Public Policy 190

The Fight for Food Justice: Mass Movement or Consumer Culture?



This course will discuss a wide range of current social justice campaigns and policy debates relating to the food system, including: corporate consolidation of farmland and meat, poultry, and dairy processing; labor conditions in the food system; food insecurity and access to healthy food in low-income communities; and transparency with regard to food labeling. The course will in particular examine: corporate consolidation throughout the food system has impacted each of these issues and many more; activists’ varied responses to these trends; and how policy instruments and regulatory levers can be used to change the way the U.S. food system operates. Students will be exposed to current local, state, and federal policy campaigns and to real-world activists, organizers, and policy experts engaged in these campaigns. In every class, we will examine not only the issues involved but current efforts to address the issues.


Public Policy 190

The People vs. the State: U.S. Social Movements and Policy



This course will survey major historical and ongoing social movements in the United States, including the labor, women’s, civil rights, and welfare rights movements, and more recently, Occupy, immigrant rights, and the growing movement , catapulted to national attention by events in Ferguson, MO, around racialized criminalization. Students will examine policy and other tools that these movements have utilized and fought for, and the ways in which policy has been used by those in power to both address and subdue such movements. Students will also hear from current social movement leaders and examine current policies moving through local, state and federal legislatures.


Rhetoric 139

Rhetoric of Visual Witnessing



Studies of the theory and practice of the rhetoric of visual evidence relating to catastrophe. Themes may include witnessing, testimony, the photographic record, news media, and archival knowledge around such subjects as genocide and crimes against humanity, war and other forms of political violence, the AIDS epidemic, natural disaster.


Sociology 124

Sociology of Poverty



This class explores the nature and extent of poverty in the United States. We will look at its causes and consequences. We will also explore the antipoverty effects of existing and proposed government programs and policies. The types of questions that we will be addressing throughout the quarter include the following: What is poverty? Why is poverty so persistent? How has it changed over time? Why are poverty rates for minorities so high? Is there a culture of poverty? What is the relationship between poverty, family structure, inner city neighborhoods, labor market conditions, and public policies? Is poverty passed on from one generation to the next?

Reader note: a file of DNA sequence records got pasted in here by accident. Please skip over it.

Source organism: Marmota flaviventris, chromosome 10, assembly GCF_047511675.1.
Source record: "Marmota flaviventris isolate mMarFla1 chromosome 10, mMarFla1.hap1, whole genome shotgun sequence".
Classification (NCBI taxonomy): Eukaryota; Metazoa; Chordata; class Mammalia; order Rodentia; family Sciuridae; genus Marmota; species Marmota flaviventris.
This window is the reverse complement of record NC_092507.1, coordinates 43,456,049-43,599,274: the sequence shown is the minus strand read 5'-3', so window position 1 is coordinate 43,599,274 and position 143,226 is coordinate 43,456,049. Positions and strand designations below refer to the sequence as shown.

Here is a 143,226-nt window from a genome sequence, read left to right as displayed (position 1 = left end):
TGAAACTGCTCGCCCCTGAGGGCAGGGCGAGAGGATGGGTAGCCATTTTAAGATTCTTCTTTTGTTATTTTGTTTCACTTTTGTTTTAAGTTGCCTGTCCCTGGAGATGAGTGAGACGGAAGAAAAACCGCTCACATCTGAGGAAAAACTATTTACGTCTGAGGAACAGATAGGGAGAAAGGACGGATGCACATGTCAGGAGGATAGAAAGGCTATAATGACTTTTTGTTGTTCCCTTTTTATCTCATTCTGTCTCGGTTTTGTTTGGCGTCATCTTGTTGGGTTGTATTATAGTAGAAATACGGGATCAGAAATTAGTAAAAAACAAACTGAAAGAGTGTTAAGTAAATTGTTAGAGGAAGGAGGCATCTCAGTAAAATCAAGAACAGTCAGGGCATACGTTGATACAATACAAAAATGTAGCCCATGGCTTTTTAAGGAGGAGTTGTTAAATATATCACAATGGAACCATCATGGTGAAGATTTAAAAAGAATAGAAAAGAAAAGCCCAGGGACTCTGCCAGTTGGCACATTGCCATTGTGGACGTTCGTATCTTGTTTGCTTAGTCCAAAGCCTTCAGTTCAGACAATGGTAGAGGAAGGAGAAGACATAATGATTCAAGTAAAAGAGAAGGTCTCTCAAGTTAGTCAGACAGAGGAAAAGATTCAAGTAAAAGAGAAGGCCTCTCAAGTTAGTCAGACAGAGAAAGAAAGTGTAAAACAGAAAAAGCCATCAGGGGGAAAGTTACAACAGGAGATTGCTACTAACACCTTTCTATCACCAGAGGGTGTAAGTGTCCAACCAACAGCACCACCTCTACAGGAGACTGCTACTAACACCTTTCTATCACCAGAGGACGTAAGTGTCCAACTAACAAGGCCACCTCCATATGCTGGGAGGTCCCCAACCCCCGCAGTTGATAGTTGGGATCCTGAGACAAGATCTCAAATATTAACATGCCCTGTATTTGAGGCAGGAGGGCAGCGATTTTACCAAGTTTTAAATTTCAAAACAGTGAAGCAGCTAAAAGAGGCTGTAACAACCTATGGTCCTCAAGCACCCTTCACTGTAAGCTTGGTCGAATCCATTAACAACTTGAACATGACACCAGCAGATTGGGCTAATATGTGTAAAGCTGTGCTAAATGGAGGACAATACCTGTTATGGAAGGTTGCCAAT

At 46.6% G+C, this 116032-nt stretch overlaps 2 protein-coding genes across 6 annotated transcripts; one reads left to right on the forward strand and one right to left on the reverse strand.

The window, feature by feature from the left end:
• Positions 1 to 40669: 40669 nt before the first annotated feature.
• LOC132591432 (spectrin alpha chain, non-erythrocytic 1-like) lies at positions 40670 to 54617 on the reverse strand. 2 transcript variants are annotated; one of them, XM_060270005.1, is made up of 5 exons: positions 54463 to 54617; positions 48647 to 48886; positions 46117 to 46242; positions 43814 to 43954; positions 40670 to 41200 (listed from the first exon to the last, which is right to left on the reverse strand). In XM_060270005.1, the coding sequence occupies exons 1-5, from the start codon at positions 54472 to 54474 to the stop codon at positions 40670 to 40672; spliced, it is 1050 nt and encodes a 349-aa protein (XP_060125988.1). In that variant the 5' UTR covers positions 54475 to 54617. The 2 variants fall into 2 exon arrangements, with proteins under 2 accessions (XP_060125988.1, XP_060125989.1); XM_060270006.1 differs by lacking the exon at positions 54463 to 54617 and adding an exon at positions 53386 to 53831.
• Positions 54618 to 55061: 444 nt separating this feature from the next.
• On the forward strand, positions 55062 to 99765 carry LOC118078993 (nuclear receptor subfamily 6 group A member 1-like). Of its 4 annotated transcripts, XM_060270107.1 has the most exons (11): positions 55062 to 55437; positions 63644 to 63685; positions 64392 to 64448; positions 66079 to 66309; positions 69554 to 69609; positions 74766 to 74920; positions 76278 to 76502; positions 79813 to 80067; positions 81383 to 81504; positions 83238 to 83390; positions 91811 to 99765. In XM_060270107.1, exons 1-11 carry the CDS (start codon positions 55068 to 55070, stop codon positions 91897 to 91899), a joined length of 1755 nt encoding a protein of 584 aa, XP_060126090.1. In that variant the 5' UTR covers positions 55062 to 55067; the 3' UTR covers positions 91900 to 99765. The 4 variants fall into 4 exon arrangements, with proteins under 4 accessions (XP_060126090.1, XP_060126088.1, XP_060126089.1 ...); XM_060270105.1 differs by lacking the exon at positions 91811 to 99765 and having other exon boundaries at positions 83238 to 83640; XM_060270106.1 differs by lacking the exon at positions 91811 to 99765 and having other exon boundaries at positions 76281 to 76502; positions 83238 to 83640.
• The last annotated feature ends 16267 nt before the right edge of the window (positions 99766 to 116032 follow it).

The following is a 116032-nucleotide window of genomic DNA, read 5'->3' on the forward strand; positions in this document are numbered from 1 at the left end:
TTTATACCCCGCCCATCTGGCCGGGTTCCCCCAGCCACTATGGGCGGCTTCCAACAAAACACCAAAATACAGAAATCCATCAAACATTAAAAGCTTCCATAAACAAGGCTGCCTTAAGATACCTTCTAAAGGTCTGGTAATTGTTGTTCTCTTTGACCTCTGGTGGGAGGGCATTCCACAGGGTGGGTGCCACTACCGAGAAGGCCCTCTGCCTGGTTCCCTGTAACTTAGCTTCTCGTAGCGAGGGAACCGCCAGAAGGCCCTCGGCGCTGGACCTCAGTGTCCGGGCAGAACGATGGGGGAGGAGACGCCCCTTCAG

Sociology 127

Development and Globalization

Page, T


In this course we will consider the various debates over development and globalization from post-WWII to the present, how the global economy and relationships between and within nations have changed during this period, the actors involved in shaping the nature of this change, and the social, economic and environmental outcomes of the prevailing way of conceiving of and structuring development and globalization. We will consider various theories of development, approaches to development and their outcomes, as well as explore three topics in-depth (labor in today’s global economy, global finance, and the environment). We will conclude the course by considering alternative approaches to pursuing development (South-South development), and alternative conceptualizations of development as offered by social movements. Over the course of the semester we will compare and contrast the development experience of countries in different regions of the world